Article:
Archive for category Weasel Report

+1’ed

By now you’ve probably heard that Google just recently has launched the latest way for mankind to share pictures of adorable cats and videos of people getting hit in the crotch , Google Plus. (Funnily enough, that was also the week MySpace got sold off for $35m after News Corp. had sunk an estimated $1.3b into this venture.) As of right now, it’s invite only, but I was able to try it for a few days now while everything is still in the second of the three phases all new things on the mighty intarwebs go through inevitably.

  • Phase 1: Access is still highly limited. You’re not a part of it, but you seemingly don’t care enough. You don’t have enough time for all those superfluous shenanigans anyway. Which, at this point, probably is true since you’re busy begging people for an invite.
  • Phase 2: You’re in! Make sure that the rest is reminded of this by constantly babbling about how they’re missing out because it’s the coolest thing ever. Also follow other general recommendations for what science has come to describe es ‘probably slightly being a dick about something’. (Bonus point: Write a blog post.)
  • Phase 3: Everybody and their mom is in by now. You will reminisce about how it used to be much nicer and less bloated in the early days, i.e. some time last month. Before, you know, they sold out.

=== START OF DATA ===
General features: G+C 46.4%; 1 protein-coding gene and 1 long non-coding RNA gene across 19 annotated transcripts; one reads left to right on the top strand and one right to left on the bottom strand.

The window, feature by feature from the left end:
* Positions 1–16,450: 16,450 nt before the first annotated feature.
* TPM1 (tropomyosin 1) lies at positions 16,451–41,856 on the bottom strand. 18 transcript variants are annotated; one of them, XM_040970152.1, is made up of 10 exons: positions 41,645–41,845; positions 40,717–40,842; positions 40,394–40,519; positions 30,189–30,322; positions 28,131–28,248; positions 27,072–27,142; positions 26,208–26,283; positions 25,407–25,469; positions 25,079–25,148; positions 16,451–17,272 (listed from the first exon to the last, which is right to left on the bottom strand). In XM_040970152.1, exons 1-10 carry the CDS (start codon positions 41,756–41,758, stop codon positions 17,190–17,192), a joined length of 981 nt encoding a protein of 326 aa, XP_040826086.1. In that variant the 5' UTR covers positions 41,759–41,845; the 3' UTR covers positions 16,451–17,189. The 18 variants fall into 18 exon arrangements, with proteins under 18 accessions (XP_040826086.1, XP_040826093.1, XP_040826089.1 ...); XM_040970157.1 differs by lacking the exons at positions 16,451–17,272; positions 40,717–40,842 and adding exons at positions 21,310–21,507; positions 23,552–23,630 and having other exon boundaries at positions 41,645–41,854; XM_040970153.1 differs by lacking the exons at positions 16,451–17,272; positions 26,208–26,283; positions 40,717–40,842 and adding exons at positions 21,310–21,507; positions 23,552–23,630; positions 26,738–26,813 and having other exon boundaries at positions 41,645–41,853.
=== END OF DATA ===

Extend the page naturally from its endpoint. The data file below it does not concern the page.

Now that we’ve established that for no real reason, let’s briefly talk about Google+. It’s actually somewhat snappy and useful the way Wave and Buzz never really were. People seem to be embracing it with a fair amount of goodwill which, I guess, is partially based on Facebook’s perceived disregard for user privacy, their inability to fix exploits, and their tendency to sneak in new ‘features’, enabling them by default while not informing anyone properly. (Obviously, it’s not like Google is a complete saint either.)

The Circles feature works nicely and feels more manageable than Facebook’s list – and it only took a few days until someone tried to copy adapt the concept. The video chat (Hangout) was implemented rather well. Oh, and you can edit status messages in order to get rid of that one bloody typo that somehow made its way into the text. There also are other features you may or may not be aware of — see also here.

A few aspects need to get fixed/improved though:

  • The interface needs to be more compact: Google surely does love their white/line-spacing, but combined with another Google+ design choice –pictures and videos not being minimized the way it’s being done in Facebook– this means you’ll be scrolling a lot. Let’s not even talk about what the Stream looks like on a netbook. This can be slightly compensated by decreasing the font size in your browser, but it’s not exactly an elegant look.